Ok, back to the story. Here is what we know so far. TRIBAR Technologies, Inc. released thousands of gallons of a liquid, containing 5% hexavalent chromium, into the Wixom sewer system over a period of 2-3 days! Unfortunately, the treated water does make its way to the Huron River System. “This is a significant release into a large, much-loved waterway,” said Liesl Clark, EGLE Director, “Our teams are in the field now assessing the situation. We will stay on the job as long as it takes to ensure residents are safe and impacts to the ecosystem are minimized.” 

The infraction was reported on Monday, 8/1/22. EGLE personnel began testing the waterway on Tuesday. As of Thursday, over a span of 42 river miles (the Huron River is 130 miles), 69 samples have been collected and tested. 3 detections of hexavalent chromium have been discovered, located in Milford’s Hubbell Pond and in the middle of Kent Lake.*

On Thursday, officials took samples from the Wixom Wastewater Plant. Let’s all hope that the sludge that remains has captured most of this poison. 

Barton Pond is next on the list. This is where the city of Ann Arbor gets their drinking water. This is being done as a necessary precaution and to help with getting baseline data as to when the contaminant may reach that pond. For now, state officials have stressed that there is no immediate threat to drinking water. 

Ann Arbor has the closest water intake. Modeling suggests that the time-of-travel would take the contaminant several weeks or more to make its way to the city’s water intakes. The city of Ann Arbor has been notified and is taking steps to monitor incoming water.

The city of Dexter sent an informative letter to help the residents understand where their water comes from. That letter is included in this issue, in an earlier article.

Officials have assured that properly constructed and permitted drinking water wells should be safe. Surface water does not tend to directly influence these structures. This type of release also does not tend to affect the groundwater. However, it is important to know that if you use unpermitted driven sand points and submerged irrigation pumps, you are at risk.

The Michigan Department of Health and Human Services (MDHHS) has recommended that people and pets avoid contact with the Huron River System between North Wixom Road, in Oakland County, and Kensington Road, in Livingston County. Norton Creek, Hubbell Pond, and Kent Lake are included. For this area:

Don’t swim in, wade in, play in, or drink water directly from the Huron River.

Don’t water your plants or lawn with Huron River water.

Don’t eat fish caught in this section, a PFAS advisory has already been in affect.

“This recommendation is being made to help protect the health and safety of families who live, work and play in the Huron River in the affected area,” said Elizabeth Hertel, MDHHS Director. “As we gather additional information, through sampling, this recommendation may change or be expanded.”

EGLE and MDHHS are preparing for a long road of water testing and public awareness/preparedness. This is necessary to keep up with the progression of this toxin. Until test results come back, it is too difficult to make guesses as to how much and how many will be affected.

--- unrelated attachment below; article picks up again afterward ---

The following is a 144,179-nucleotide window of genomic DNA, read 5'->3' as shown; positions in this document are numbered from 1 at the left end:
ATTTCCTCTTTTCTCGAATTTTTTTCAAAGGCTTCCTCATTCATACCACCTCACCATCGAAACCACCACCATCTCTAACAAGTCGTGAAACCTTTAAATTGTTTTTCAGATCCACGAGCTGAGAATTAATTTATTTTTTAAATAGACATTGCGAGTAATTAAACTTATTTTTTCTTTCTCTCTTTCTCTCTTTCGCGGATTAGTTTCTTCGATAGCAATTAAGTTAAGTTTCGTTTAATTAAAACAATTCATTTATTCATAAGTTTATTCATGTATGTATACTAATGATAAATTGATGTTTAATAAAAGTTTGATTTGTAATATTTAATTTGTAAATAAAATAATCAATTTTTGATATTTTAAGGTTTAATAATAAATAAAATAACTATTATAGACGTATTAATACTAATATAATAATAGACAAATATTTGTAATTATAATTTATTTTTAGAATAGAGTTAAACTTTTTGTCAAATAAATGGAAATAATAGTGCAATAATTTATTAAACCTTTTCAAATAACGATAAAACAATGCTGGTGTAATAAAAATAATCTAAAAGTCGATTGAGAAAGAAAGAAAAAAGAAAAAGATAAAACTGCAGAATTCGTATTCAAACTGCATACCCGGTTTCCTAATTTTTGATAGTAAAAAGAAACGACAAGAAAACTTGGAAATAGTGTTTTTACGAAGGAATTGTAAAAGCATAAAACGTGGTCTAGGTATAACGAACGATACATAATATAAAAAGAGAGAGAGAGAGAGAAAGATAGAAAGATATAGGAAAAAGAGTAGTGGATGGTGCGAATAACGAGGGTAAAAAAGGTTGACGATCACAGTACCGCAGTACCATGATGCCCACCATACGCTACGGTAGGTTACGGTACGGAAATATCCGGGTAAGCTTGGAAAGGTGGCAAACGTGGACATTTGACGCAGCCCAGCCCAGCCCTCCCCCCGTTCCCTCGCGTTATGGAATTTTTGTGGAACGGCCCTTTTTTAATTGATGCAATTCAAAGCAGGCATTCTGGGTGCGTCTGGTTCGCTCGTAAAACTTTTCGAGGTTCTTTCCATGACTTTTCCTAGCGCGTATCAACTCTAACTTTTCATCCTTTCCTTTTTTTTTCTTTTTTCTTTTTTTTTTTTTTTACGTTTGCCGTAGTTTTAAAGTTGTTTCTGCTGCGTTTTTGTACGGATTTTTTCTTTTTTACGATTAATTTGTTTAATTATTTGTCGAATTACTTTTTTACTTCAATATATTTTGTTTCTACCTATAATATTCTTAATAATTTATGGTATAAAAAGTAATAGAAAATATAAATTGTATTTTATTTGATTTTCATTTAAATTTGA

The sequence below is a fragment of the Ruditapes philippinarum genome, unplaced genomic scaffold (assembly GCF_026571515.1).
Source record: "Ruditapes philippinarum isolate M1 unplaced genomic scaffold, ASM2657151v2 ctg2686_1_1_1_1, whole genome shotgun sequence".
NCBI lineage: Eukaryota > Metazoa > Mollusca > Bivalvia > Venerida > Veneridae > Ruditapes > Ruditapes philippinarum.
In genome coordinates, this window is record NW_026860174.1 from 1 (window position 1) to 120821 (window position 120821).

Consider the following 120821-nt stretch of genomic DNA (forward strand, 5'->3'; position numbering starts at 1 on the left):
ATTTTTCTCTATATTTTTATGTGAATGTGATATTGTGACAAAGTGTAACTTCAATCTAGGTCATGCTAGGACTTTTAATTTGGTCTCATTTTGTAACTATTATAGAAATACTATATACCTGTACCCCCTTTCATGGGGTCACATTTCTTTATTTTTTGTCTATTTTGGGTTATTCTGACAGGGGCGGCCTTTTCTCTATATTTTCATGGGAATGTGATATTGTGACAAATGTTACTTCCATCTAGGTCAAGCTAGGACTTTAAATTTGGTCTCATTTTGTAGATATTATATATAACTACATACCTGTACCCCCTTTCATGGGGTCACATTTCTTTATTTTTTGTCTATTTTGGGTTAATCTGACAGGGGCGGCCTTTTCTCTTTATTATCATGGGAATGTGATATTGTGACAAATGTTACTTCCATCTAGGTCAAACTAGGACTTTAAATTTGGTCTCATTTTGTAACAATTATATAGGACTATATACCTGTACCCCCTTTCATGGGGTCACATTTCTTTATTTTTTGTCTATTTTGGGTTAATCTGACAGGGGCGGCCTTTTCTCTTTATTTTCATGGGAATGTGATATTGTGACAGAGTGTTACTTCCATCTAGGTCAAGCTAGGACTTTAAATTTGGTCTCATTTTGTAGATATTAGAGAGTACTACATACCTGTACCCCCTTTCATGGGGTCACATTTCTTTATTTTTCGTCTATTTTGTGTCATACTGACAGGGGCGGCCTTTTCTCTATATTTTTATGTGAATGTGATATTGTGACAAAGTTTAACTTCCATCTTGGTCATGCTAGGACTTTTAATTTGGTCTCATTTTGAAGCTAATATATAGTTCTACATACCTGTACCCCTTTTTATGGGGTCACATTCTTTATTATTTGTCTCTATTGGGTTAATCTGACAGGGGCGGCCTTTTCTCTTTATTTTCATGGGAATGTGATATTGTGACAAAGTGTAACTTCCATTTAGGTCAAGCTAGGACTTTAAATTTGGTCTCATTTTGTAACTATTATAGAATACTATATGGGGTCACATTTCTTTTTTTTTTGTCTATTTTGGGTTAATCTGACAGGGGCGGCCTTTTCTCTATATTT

MDHHS has offered a MI Toxic Hotline for questions regarding the potential health effects and/or exposures at 800-648-6942 (Monday-Friday: 8am-5pm). 

In the meantime, can we allow ourselves to be more conscientious about how we treat our water-side properties and waterways when we use them? This is about us, too. The big industries and their accidents are concerning, but all of the fertilization and pet waste causes toxic algae blooms, which are also dangerous to wildlife, humans, and pets. The Huron River System is vulnerable to all of the actions that we all take. 

*The state’s chronic aquatic life value is 11 parts per billion (ppb) of hexavalent chromium – designed to protect organisms from long-term exposure harm. Its Acute Aquatic Life Value is 16 ppb, designed to protect from short-term exposures. The samples at Hubbell Pond registered 11 ppb at the surface, and 9 ppb near the bottom. The Kent Lake sample, at between 6 and 12 inches deep, registered 5 ppb. The limit at which testing is not able to detect the chemical is 5 ppb.

Image from https://www.hrwc.org/our-watershed/. Image edited by Michelle Colby to show direction of flow of the Huron River. The Huron River System starts from Big Lake (green star), near Pontiac. Roughly 1200 miles of creeks and streams flow into the system. Everything that occurs in the Huron River Watershed will affect the river system, for this serves as the fundamental and inseparable connection between water and land. The Huron River Watershed spans more than 900 square miles. Because it empties into Lake Erie, it is also part of the Lake Erie and Great Lakes Watersheds.

Information about hexavalent chromium was obtained here: https://www.niehs.nih.gov/health/topics/agents/hex-chromium/index.cfm https://www.enviroforensics.com/blog/how-do-you-remediate-hexavalent-chromium-crvi/  https://periodictable.com/Elements/024/index.html

Information in this article was mostly obtained via press releases obtained here: https://www.michigan.gov/egle/newsroom/press-releases 

Information on Erin Brockovich was obtained here: https://www.brockovich.com

Information about the Huron River System and the Huron River Watershed were obtained here: https://www.hrwc.org